You give (or get) a new gift card, and the first time it’s used, pfft! It’s empty. Whether the problem is fraud or simple human error, follow these steps to retrieve its value
First, make sure the cashier rang up the gift card correctly.
“It’s possible he or she didn’t enter it as a gift card, but incorrectly hit ‘debit’ or ‘credit,'” says Shelley Hunter, content manager, spokeswoman and “gift card girlfriend” for GiftCards.com. A manager or customer service representative can double-check to make sure your gift card was entered as a gift card, Hunter says.
Still empty? Before you panic, think: Did you use the gift card and forget?
“Sometimes when you use a gift card, the cashier will give it back with a receipt that says ‘zero balance,'” Hunter says. “If you put the card back in your wallet without the receipt, there’s a chance you will pull the card out again and try to use it. I’ve done that and realized, ‘Oh, yeah. I did go to a movie.'”
There are more disturbing reasons your gift card may be empty. Scammers have all kinds of ways of stealing your gift card’s value.
Before you go shopping, make sure the silver scratch-off strip on the back of the card has not been tampered with, advises Carole Reynolds, a senior attorney with the Federal Trade Commission.
If the strip has been scratched to reveal the card’s security code, someone could have gotten the gift card number and code, waited for the card to be loaded and then used the card before you got the chance, Reynolds says.
Whether or not the strip has been tampered with, you’ll need to start making phone calls.
If you’re comfortable calling the person who gave you the card, ask for the authorization code he or she was given when the gift card was purchased and activated, Hunter says.
It’s an awkward conversation, especially if you don’t know the giver well, she acknowledges. But it’s not as if the amount spent on the gift card is a secret, she says. “It’s not like you bought a sweater, and they don’t know how much it cost,” Hunter says.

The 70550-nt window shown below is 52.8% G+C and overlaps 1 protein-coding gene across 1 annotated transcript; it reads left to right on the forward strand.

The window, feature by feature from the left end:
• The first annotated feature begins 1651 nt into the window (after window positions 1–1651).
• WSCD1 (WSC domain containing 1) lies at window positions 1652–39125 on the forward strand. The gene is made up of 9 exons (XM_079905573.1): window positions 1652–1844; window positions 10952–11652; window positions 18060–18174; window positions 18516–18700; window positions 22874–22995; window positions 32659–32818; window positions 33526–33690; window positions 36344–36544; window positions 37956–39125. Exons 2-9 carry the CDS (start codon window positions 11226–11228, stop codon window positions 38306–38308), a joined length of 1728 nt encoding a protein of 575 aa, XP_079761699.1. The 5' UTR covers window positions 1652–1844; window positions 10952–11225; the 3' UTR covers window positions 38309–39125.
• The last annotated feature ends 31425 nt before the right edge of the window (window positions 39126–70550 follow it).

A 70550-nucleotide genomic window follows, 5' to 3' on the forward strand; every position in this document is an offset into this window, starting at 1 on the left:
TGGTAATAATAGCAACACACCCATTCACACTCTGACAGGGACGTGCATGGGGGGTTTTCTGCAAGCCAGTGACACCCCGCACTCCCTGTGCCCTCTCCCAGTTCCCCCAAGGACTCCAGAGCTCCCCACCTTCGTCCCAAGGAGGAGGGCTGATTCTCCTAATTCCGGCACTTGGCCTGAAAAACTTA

Another call you should make is to the number on the back of the gift card, Hunter and Reynolds say. You can check the balance on the card and ask about any transactions made on the card, including when they were made, where and for how much, Hunter says.
For example, if the card was used in New Mexico and you live in California, you have a good case to show you didn’t make those transactions, Hunter says. “Say, ‘I have my card and this is where I live,'” she says. “I don’t live there. Someone has stolen that code.”
Dates may also provide evidence of fraud. For example, the purchaser may have bought the card online on December 27 and mailed it that same day, but all the value was depleted on December 28 while the card was still on its way to you, Hunter says.
After you’ve shown proof that you likely couldn’t have used the card, “The business may be willing to replace the funds,” Reynolds says.
Store fraud or error
Another possible problem that the gift card issuer will want to investigate: Even though your friend or family member paid for the card, the cashier never loaded it — because of either an error or intentional fraud, Hunter says.
“Was the gift card ever activated?” Hunter says. “We’re introducing the issue that there could have been something wrong with the system. Fraud may have taken place.”
Again, you’ll have to pick up the phone. Your gift giver may have a credit card receipt that shows the store, date and time, and cash register where the gift card was purchased, she says.
The store should be able to look up that transaction, Hunter says. An investigation might find, for example, that there were 50 or 100 incidents at one store over the holidays, Reynolds notes.
“Whether the answer is, ‘I got scammed,’ or, ‘Your system doesn’t work,’ the store should be interested in solving that problem to make sure it doesn’t happen to someone else,” Reynolds says.
Help beyond the retailer
Still no luck getting your money back? If the person who gave you the gift card bought it with a credit card, they may be able to get their money back from the credit card issuer.
“See if the credit card offers some sort of fraud protection and tell the card issuer, ‘I believe I got scammed. Can you help me in any way?'” says Hunter.
If these options don’t work, don’t give up. Even though federal law does not protect gift cards that don’t work, you can still pursue your grievance by filing a complaint with the Consumer Financial Protection Bureau. The bureau will contact the company to get its response and track how the matter is settled.
You also can file a complaint with the FTC through its website or by calling 877-FTC-HELP. The FTC doesn’t represent individuals directly, but complaints help law enforcement detect patterns of abuse or fraud.
See related:9 tips for using mobile gift cards safely, Don’t be ‘breakage’ — 7 tips to avoid losing gift card value, 5 reasons there’s a hold on your gift card , Buying gift cards with credit cards gets easier